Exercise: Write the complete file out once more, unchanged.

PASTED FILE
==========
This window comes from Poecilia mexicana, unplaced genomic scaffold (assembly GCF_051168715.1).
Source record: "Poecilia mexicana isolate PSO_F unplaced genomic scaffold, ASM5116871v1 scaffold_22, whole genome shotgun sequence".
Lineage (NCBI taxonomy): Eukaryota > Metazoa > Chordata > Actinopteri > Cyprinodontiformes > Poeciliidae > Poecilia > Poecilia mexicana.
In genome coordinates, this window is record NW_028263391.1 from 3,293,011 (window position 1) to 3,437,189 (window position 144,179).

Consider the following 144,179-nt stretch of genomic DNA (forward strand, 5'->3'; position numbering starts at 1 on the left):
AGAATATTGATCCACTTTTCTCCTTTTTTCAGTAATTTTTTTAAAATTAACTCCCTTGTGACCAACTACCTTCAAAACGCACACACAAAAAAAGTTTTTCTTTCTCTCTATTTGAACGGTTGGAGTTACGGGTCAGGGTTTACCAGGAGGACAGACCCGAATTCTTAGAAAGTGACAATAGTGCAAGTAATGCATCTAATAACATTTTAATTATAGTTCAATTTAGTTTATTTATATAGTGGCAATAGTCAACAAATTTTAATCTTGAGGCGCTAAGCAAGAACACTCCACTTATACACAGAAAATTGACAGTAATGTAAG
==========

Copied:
This window comes from Poecilia mexicana, unplaced genomic scaffold (assembly GCF_051168715.1).
Source record: "Poecilia mexicana isolate PSO_F unplaced genomic scaffold, ASM5116871v1 scaffold_22, whole genome shotgun sequence".
Lineage (NCBI taxonomy): Eukaryota > Metazoa > Chordata > Actinopteri > Cyprinodontiformes > Poeciliidae > Poecilia > Poecilia mexicana.
In genome coordinates, this window is record NW_028263391.1 from 3,293,011 (window position 1) to 3,437,189 (window position 144,179).

Consider the following 144,179-nt stretch of genomic DNA (forward strand, 5'->3'; position numbering starts at 1 on the left):
AGAATATTGATCCACTTTTCTCCTTTTTTCAGTAATTTTTTTAAAATTAACTCCCTTGTGACCAACTACCTTCAAAACGCACACACAAAAAAAGTTTTTCTTTCTCTCTATTTGAACGGTTGGAGTTACGGGTCAGGGTTTACCAGGAGGACAGACCCGAATTCTTAGAAAGTGACAATAGTGCAAGTAATGCATCTAATAACATTTTAATTATAGTTCAATTTAGTTTATTTATATAGTGGCAATAGTCAACAAATTTTAATCTTGAGGCGCTAAGCAAGAACACTCCACTTATACACAGAAAATTGACAGTAATGTAAG